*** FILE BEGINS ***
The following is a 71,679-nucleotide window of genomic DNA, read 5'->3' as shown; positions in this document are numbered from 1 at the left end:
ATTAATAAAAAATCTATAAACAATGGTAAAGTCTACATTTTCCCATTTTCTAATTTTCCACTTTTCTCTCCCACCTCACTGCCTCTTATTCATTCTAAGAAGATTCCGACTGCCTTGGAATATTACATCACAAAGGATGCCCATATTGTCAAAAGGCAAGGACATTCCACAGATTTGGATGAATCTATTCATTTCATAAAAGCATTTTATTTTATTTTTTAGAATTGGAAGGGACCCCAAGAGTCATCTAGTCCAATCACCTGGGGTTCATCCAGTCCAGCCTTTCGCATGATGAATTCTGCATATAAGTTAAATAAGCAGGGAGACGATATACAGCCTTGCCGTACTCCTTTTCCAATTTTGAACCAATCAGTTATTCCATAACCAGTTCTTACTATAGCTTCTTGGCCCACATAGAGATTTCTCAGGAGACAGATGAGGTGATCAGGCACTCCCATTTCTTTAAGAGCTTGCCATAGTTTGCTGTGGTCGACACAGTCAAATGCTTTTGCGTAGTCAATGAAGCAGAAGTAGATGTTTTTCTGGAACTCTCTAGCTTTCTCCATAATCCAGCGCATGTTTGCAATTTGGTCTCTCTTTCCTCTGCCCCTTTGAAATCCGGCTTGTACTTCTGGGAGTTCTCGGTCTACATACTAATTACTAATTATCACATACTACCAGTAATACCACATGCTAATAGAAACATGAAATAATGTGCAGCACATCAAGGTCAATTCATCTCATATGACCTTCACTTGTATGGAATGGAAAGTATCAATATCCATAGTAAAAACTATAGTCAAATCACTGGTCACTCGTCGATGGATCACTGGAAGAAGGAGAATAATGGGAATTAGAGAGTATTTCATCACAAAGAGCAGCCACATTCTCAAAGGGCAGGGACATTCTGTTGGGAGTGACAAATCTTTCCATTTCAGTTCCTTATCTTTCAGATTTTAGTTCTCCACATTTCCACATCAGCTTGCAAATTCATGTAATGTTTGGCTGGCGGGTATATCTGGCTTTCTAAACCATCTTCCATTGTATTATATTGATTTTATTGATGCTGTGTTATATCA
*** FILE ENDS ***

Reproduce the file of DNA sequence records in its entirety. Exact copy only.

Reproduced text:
The following is a 71,679-nucleotide window of genomic DNA, read 5'->3' as shown; positions in this document are numbered from 1 at the left end:
ATTAATAAAAAATCTATAAACAATGGTAAAGTCTACATTTTCCCATTTTCTAATTTTCCACTTTTCTCTCCCACCTCACTGCCTCTTATTCATTCTAAGAAGATTCCGACTGCCTTGGAATATTACATCACAAAGGATGCCCATATTGTCAAAAGGCAAGGACATTCCACAGATTTGGATGAATCTATTCATTTCATAAAAGCATTTTATTTTATTTTTTAGAATTGGAAGGGACCCCAAGAGTCATCTAGTCCAATCACCTGGGGTTCATCCAGTCCAGCCTTTCGCATGATGAATTCTGCATATAAGTTAAATAAGCAGGGAGACGATATACAGCCTTGCCGTACTCCTTTTCCAATTTTGAACCAATCAGTTATTCCATAACCAGTTCTTACTATAGCTTCTTGGCCCACATAGAGATTTCTCAGGAGACAGATGAGGTGATCAGGCACTCCCATTTCTTTAAGAGCTTGCCATAGTTTGCTGTGGTCGACACAGTCAAATGCTTTTGCGTAGTCAATGAAGCAGAAGTAGATGTTTTTCTGGAACTCTCTAGCTTTCTCCATAATCCAGCGCATGTTTGCAATTTGGTCTCTCTTTCCTCTGCCCCTTTGAAATCCGGCTTGTACTTCTGGGAGTTCTCGGTCTACATACTAATTACTAATTATCACATACTACCAGTAATACCACATGCTAATAGAAACATGAAATAATGTGCAGCACATCAAGGTCAATTCATCTCATATGACCTTCACTTGTATGGAATGGAAAGTATCAATATCCATAGTAAAAACTATAGTCAAATCACTGGTCACTCGTCGATGGATCACTGGAAGAAGGAGAATAATGGGAATTAGAGAGTATTTCATCACAAAGAGCAGCCACATTCTCAAAGGGCAGGGACATTCTGTTGGGAGTGACAAATCTTTCCATTTCAGTTCCTTATCTTTCAGATTTTAGTTCTCCACATTTCCACATCAGCTTGCAAATTCATGTAATGTTTGGCTGGCGGGTATATCTGGCTTTCTAAACCATCTTCCATTGTATTATATTGATTTTATTGATGCTGTGTTATATCA